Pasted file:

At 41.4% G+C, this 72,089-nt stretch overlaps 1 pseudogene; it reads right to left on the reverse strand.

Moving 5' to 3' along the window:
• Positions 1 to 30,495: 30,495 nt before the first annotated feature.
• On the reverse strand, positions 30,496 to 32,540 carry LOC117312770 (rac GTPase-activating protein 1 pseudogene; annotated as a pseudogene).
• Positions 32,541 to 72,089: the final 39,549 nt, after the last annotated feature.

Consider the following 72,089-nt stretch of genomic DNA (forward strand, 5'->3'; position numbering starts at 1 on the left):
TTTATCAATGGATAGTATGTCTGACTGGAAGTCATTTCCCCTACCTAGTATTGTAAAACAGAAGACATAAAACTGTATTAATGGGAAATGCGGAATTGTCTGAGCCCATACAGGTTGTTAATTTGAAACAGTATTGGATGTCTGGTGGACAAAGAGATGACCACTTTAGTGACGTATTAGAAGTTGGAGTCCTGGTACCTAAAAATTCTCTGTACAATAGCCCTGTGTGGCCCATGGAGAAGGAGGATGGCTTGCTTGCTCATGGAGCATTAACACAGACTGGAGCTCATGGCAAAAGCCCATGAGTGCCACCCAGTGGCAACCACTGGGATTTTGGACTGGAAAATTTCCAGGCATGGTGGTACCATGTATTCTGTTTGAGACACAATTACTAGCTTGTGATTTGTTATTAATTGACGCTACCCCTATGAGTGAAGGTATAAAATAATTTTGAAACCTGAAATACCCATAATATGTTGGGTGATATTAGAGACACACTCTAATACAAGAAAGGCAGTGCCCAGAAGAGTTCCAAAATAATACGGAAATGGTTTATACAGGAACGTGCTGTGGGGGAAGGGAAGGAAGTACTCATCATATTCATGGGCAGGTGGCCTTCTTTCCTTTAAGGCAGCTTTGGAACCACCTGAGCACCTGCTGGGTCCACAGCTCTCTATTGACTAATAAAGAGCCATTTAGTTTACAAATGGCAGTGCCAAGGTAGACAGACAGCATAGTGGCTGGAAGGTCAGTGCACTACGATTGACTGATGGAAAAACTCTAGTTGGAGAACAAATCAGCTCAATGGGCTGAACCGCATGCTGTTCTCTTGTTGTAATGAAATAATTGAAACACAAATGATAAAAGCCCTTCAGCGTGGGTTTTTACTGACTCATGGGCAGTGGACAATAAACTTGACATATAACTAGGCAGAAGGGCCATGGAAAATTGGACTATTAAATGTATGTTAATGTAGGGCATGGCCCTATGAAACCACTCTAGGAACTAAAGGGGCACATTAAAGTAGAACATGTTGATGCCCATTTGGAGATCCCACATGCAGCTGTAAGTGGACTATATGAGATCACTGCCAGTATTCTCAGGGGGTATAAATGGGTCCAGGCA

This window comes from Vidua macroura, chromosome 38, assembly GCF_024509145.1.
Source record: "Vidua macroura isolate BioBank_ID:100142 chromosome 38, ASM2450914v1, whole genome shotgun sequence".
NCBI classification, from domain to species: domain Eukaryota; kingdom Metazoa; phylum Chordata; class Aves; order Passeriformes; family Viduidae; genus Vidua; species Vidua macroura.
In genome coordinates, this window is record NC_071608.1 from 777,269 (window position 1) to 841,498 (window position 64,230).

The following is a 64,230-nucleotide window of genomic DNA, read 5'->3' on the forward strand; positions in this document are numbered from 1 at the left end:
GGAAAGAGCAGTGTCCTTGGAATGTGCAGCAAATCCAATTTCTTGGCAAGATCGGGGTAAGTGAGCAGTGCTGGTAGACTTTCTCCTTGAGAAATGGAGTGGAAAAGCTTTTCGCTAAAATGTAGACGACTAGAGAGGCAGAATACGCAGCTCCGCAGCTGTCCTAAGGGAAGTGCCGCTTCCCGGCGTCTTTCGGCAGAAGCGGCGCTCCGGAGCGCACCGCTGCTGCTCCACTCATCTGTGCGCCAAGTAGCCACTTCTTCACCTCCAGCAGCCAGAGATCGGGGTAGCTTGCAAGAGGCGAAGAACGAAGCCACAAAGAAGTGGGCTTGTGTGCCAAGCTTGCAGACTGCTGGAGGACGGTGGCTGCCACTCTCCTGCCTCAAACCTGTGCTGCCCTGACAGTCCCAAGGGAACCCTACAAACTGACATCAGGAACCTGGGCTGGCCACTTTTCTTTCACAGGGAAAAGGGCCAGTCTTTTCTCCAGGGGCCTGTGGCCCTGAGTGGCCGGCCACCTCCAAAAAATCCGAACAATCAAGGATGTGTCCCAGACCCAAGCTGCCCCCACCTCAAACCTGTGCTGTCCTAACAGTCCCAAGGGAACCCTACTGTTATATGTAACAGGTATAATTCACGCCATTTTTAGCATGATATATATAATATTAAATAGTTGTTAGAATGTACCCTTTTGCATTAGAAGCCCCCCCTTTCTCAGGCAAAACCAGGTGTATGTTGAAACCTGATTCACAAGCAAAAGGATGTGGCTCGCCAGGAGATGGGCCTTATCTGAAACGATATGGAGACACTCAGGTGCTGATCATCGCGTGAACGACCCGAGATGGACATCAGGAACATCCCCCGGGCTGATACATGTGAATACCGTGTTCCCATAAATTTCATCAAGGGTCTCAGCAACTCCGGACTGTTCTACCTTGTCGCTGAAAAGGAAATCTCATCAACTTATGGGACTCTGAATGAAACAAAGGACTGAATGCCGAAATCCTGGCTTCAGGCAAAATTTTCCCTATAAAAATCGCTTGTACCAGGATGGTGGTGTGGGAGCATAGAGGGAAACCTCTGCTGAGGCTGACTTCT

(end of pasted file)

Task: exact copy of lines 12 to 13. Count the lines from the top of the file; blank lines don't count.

The following is a 64,230-nucleotide window of genomic DNA, read 5'->3' on the forward strand; positions in this document are numbered from 1 at the left end:
GGAAAGAGCAGTGTCCTTGGAATGTGCAGCAAATCCAATTTCTTGGCAAGATCGGGGTAAGTGAGCAGTGCTGGTAGACTTTCTCCTTGAGAAATGGAGTGGAAAAGCTTTTCGCTAAAATGTAGACGACTAGAGAGGCAGAATACGCAGCTCCGCAGCTGTCCTAAGGGAAGTGCCGCTTCCCGGCGTCTTTCGGCAGAAGCGGCGCTCCGGAGCGCACCGCTGCTGCTCCACTCATCTGTGCGCCAAGTAGCCACTTCTTCACCTCCAGCAGCCAGAGATCGGGGTAGCTTGCAAGAGGCGAAGAACGAAGCCACAAAGAAGTGGGCTTGTGTGCCAAGCTTGCAGACTGCTGGAGGACGGTGGCTGCCACTCTCCTGCCTCAAACCTGTGCTGCCCTGACAGTCCCAAGGGAACCCTACAAACTGACATCAGGAACCTGGGCTGGCCACTTTTCTTTCACAGGGAAAAGGGCCAGTCTTTTCTCCAGGGGCCTGTGGCCCTGAGTGGCCGGCCACCTCCAAAAAATCCGAACAATCAAGGATGTGTCCCAGACCCAAGCTGCCCCCACCTCAAACCTGTGCTGTCCTAACAGTCCCAAGGGAACCCTACTGTTATATGTAACAGGTATAATTCACGCCATTTTTAGCATGATATATATAATATTAAATAGTTGTTAGAATGTACCCTTTTGCATTAGAAGCCCCCCCTTTCTCAGGCAAAACCAGGTGTATGTTGAAACCTGATTCACAAGCAAAAGGATGTGGCTCGCCAGGAGATGGGCCTTATCTGAAACGATATGGAGACACTCAGGTGCTGATCATCGCGTGAACGACCCGAGATGGACATCAGGAACATCCCCCGGGCTGATACATGTGAATACCGTGTTCCCATAAATTTCATCAAGGGTCTCAGCAACTCCGGACTGTTCTACCTTGTCGCTGAAAAGGAAATCTCATCAACTTATGGGACTCTGAATGAAACAAAGGACTGAATGCCGAAATCCTGGCTTCAGGCAAAATTTTCCCTATAAAAATCGCTTGTACCAGGATGGTGGTGTGGGAGCATAGAGGGAAACCTCTGCTGAGGCTGACTTCT